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The Difference Between Being Horny And Using Sex To Fill A Void

What does it mean to be turned on?

It's to endlessly desire. It's to irrepressibly covet something with an uncompromising ferocity. It's to desperately want to feel the seductive, crushing weight of another human being on top of your body so fiercely that you would do almost anything to attain it.

Personally, I'm a sex-positive force of girl nature, who totally, fully, unabashedly believes that each and every human being is rich with an absolute birthright to (consensually) f*ck whomever they want to f*ck, whenever the f*ck they please.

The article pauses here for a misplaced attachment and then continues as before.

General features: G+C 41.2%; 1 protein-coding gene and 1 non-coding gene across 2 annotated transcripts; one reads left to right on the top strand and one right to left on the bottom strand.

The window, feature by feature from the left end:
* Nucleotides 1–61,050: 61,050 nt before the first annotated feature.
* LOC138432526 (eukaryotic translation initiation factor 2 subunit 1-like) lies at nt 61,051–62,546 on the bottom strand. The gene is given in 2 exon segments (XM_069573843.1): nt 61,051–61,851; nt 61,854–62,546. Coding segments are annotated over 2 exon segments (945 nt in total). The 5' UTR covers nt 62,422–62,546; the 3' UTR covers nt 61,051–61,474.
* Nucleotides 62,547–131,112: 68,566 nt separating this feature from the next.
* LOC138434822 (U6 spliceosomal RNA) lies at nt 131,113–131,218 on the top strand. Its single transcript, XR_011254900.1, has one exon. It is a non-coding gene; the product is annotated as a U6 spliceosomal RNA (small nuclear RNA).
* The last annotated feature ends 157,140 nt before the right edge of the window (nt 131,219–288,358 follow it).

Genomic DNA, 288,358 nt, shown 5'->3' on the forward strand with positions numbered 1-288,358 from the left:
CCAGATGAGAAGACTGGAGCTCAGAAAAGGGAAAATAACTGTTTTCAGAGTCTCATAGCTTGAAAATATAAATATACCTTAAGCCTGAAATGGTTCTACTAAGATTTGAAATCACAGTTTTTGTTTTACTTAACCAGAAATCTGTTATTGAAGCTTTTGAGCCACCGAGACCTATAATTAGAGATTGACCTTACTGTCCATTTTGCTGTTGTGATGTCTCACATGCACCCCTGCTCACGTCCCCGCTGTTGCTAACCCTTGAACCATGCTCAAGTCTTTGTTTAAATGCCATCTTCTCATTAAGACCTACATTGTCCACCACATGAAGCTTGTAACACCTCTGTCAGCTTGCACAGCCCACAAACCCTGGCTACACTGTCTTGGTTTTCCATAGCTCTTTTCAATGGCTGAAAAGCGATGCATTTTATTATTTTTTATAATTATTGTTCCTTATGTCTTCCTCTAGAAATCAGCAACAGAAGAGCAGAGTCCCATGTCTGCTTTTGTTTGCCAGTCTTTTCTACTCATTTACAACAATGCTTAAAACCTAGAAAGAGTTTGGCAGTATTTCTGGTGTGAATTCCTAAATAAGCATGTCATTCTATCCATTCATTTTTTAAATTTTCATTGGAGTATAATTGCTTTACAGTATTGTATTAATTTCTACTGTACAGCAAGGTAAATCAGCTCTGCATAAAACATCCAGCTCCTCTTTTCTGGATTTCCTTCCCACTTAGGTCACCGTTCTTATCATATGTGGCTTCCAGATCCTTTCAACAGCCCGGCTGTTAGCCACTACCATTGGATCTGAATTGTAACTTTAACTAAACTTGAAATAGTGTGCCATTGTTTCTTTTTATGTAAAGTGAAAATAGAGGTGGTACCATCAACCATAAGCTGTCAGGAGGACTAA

I've had sex for a wide range of reasons, one of which is that I've teamed with relentless, passionate desire.

But I've also had sex to fill the heaps of (emotional) gaping holes that peppered the roadmap of my past. I've used sex as a drug. As a temporary high. A fleeting feel-good during times when I was deeply dissatisfied with my life.

It can be difficult to tell the difference between feeling outrageously horny and feeling generally dissatisfied. The feelings are truly quite similar.

Because when you're dissatisfied with your life, you have an unstoppable craving, a rigorous wanting, a dire yearning for something greater. You WANT with such intensity that you would go to drastic measures to get your dirty little fingers on it.